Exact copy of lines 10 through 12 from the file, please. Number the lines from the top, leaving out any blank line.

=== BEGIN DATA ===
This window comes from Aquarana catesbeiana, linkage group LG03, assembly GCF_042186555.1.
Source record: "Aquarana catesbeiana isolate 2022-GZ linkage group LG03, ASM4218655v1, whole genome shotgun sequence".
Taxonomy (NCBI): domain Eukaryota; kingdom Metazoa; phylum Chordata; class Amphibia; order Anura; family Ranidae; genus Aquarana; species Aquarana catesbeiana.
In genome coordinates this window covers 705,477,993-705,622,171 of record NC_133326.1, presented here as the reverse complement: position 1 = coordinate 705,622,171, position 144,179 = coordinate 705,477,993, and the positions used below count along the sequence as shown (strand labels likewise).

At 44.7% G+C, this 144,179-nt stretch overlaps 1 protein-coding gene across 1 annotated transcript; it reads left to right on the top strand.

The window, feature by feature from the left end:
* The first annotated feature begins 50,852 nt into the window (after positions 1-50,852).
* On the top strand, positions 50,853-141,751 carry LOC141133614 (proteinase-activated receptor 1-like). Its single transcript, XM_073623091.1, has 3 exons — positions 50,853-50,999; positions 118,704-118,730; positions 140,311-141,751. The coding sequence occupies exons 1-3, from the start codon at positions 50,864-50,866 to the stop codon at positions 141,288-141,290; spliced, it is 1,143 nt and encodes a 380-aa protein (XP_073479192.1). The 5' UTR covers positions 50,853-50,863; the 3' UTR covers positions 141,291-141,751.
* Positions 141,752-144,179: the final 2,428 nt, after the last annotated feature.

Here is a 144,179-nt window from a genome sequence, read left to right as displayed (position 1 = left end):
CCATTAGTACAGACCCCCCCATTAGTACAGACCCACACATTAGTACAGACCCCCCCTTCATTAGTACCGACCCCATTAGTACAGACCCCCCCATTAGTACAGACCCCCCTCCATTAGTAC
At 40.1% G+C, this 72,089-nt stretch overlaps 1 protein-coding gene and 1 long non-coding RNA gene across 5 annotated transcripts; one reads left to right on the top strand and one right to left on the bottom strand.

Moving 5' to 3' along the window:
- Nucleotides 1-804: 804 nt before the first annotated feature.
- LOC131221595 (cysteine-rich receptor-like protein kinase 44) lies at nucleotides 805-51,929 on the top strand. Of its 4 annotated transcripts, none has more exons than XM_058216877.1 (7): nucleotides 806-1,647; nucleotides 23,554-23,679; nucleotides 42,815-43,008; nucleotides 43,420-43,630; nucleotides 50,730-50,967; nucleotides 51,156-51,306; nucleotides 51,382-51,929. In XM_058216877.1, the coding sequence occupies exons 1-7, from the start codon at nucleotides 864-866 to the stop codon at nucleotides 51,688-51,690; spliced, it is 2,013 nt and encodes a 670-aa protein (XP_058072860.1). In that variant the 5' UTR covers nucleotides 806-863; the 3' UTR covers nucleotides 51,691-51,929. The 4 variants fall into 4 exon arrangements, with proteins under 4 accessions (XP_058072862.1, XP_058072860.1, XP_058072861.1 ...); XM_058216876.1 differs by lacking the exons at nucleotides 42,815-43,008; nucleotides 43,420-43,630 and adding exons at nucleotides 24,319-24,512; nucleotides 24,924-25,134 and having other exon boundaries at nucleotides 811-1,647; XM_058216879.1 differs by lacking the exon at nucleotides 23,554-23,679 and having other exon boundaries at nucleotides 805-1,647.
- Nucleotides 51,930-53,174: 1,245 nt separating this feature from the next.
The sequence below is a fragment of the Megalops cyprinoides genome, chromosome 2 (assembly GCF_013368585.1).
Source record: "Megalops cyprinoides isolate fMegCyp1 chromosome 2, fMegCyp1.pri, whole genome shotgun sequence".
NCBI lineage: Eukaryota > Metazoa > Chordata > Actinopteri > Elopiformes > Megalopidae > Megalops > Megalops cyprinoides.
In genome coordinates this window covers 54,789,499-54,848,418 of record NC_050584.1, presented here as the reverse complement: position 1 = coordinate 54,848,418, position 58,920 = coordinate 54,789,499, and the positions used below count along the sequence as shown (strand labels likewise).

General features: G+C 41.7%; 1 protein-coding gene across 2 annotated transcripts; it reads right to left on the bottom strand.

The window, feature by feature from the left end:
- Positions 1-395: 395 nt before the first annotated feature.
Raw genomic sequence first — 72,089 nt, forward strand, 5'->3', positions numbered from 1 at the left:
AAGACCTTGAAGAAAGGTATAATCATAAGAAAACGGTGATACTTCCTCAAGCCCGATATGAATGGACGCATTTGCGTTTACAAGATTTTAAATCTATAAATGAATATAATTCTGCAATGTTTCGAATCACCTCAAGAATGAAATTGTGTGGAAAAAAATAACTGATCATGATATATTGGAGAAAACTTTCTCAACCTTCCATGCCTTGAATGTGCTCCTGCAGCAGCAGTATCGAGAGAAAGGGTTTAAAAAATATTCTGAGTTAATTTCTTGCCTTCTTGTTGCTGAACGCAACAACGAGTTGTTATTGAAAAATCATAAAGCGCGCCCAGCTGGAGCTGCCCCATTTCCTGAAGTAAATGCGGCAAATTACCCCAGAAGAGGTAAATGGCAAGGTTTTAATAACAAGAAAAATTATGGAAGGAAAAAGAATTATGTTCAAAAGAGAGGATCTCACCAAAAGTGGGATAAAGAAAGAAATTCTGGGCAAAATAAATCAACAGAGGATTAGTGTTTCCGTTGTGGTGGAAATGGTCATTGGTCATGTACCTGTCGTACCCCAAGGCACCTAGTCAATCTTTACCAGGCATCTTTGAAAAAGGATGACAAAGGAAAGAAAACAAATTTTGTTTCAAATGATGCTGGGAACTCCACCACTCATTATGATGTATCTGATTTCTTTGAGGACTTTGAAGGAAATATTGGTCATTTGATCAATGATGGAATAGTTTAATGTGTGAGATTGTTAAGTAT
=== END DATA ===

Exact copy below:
Here is a 144,179-nt window from a genome sequence, read left to right as displayed (position 1 = left end):
CCATTAGTACAGACCCCCCCATTAGTACAGACCCACACATTAGTACAGACCCCCCCTTCATTAGTACCGACCCCATTAGTACAGACCCCCCCATTAGTACAGACCCCCCTCCATTAGTAC
At 40.1% G+C, this 72,089-nt stretch overlaps 1 protein-coding gene and 1 long non-coding RNA gene across 5 annotated transcripts; one reads left to right on the top strand and one right to left on the bottom strand.